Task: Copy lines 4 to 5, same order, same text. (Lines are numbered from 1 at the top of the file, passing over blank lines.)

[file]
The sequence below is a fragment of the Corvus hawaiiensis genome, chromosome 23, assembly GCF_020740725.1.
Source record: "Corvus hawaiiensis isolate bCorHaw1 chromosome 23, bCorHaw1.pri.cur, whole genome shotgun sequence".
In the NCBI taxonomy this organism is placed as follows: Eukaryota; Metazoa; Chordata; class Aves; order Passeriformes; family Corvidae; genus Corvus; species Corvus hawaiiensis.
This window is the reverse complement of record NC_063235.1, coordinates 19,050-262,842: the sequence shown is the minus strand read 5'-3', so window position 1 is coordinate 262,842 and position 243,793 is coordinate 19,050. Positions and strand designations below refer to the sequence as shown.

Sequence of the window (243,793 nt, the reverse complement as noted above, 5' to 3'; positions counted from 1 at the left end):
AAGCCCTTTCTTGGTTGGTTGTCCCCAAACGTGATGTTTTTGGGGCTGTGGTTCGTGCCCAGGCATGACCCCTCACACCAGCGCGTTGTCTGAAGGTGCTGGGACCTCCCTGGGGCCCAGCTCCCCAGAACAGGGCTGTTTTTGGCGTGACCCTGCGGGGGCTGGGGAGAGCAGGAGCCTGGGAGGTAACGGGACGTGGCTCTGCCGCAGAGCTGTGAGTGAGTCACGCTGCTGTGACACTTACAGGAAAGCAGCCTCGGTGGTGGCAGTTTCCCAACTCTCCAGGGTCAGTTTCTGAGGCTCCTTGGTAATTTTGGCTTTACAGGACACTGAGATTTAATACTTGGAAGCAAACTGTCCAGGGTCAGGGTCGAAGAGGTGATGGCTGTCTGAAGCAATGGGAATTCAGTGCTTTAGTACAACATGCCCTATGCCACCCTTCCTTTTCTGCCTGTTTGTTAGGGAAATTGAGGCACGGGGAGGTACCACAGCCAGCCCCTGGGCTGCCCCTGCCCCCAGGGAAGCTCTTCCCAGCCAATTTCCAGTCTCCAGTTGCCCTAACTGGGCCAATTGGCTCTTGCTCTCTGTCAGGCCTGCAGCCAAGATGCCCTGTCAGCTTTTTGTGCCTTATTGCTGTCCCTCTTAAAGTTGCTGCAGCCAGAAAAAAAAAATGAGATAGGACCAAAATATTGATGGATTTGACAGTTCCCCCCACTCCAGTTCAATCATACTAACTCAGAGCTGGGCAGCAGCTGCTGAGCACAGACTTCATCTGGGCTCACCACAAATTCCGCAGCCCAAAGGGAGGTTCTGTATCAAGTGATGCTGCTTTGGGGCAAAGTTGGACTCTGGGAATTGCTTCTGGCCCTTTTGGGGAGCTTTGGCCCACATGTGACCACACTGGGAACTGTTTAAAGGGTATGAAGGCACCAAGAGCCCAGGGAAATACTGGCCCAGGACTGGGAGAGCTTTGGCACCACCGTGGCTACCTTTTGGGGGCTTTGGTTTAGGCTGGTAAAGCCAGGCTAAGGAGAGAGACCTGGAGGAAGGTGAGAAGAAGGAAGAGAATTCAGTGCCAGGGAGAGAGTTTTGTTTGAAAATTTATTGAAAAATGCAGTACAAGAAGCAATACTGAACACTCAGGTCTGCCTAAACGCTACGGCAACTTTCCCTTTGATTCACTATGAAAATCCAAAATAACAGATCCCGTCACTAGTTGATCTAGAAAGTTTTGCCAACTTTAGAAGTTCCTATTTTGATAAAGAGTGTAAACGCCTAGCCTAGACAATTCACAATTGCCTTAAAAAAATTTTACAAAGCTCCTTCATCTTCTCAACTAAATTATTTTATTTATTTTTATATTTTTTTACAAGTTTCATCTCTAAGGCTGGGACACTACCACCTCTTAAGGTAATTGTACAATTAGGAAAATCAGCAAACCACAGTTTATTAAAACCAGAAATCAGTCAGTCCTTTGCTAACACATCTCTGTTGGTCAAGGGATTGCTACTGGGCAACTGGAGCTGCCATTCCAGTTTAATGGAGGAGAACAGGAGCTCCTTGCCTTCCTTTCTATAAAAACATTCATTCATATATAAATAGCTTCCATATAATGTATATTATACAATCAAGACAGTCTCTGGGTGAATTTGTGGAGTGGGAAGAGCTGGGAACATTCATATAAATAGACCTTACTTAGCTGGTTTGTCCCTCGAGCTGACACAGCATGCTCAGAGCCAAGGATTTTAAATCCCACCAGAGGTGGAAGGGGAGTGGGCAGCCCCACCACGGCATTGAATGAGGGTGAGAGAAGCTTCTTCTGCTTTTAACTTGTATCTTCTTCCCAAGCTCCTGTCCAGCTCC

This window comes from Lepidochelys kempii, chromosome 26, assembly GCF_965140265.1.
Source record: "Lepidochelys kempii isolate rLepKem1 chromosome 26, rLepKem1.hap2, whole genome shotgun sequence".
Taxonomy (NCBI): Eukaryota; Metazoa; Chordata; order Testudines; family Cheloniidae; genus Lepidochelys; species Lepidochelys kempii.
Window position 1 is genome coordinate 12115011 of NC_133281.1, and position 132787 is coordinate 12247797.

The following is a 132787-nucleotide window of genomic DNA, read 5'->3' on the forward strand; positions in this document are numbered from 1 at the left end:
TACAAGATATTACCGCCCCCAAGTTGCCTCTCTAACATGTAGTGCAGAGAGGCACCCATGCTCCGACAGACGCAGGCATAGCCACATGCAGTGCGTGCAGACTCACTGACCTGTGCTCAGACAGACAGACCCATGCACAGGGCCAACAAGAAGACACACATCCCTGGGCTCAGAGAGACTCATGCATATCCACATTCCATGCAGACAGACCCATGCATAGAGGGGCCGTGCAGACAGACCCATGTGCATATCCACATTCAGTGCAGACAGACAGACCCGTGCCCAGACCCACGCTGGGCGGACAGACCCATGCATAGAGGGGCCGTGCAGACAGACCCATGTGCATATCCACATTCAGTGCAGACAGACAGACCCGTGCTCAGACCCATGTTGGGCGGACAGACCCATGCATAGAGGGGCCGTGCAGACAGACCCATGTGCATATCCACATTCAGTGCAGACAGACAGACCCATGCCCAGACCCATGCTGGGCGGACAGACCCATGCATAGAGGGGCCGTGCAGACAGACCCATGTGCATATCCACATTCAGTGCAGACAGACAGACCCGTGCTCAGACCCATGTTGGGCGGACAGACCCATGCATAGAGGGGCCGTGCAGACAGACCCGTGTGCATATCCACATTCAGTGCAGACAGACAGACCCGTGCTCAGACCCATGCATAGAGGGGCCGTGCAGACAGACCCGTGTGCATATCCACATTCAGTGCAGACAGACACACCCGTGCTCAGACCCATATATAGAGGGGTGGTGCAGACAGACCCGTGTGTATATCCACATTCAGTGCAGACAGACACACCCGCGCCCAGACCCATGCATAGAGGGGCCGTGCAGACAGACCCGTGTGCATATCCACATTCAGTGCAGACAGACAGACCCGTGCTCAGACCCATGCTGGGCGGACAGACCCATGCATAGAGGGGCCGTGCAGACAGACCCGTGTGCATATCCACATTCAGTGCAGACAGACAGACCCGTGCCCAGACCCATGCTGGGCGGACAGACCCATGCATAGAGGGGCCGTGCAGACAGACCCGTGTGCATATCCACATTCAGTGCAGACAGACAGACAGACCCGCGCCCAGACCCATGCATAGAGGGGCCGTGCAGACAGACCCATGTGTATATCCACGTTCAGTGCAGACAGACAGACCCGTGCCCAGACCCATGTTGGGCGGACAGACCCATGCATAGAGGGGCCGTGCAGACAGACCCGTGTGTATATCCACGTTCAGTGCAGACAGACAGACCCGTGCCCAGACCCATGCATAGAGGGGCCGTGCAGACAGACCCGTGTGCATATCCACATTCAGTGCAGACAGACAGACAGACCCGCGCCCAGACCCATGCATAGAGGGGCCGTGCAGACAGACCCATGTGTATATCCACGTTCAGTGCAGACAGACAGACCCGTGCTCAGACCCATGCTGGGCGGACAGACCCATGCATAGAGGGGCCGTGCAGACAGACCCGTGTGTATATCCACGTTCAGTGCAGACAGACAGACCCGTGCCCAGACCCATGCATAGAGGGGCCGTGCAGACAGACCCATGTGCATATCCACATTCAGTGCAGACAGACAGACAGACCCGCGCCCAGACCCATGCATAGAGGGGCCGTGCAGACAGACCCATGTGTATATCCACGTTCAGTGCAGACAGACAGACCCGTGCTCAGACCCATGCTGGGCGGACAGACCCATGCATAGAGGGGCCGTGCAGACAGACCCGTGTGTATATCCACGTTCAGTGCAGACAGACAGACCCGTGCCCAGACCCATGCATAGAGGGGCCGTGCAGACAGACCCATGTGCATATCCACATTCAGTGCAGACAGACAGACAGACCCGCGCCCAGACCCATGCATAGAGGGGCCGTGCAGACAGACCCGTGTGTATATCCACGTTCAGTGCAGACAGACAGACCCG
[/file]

This window is the reverse complement of record NC_063235.1, coordinates 19,050-262,842: the sequence shown is the minus strand read 5'-3', so window position 1 is coordinate 262,842 and position 243,793 is coordinate 19,050. Positions and strand designations below refer to the sequence as shown.

Sequence of the window (243,793 nt, the reverse complement as noted above, 5' to 3'; positions counted from 1 at the left end):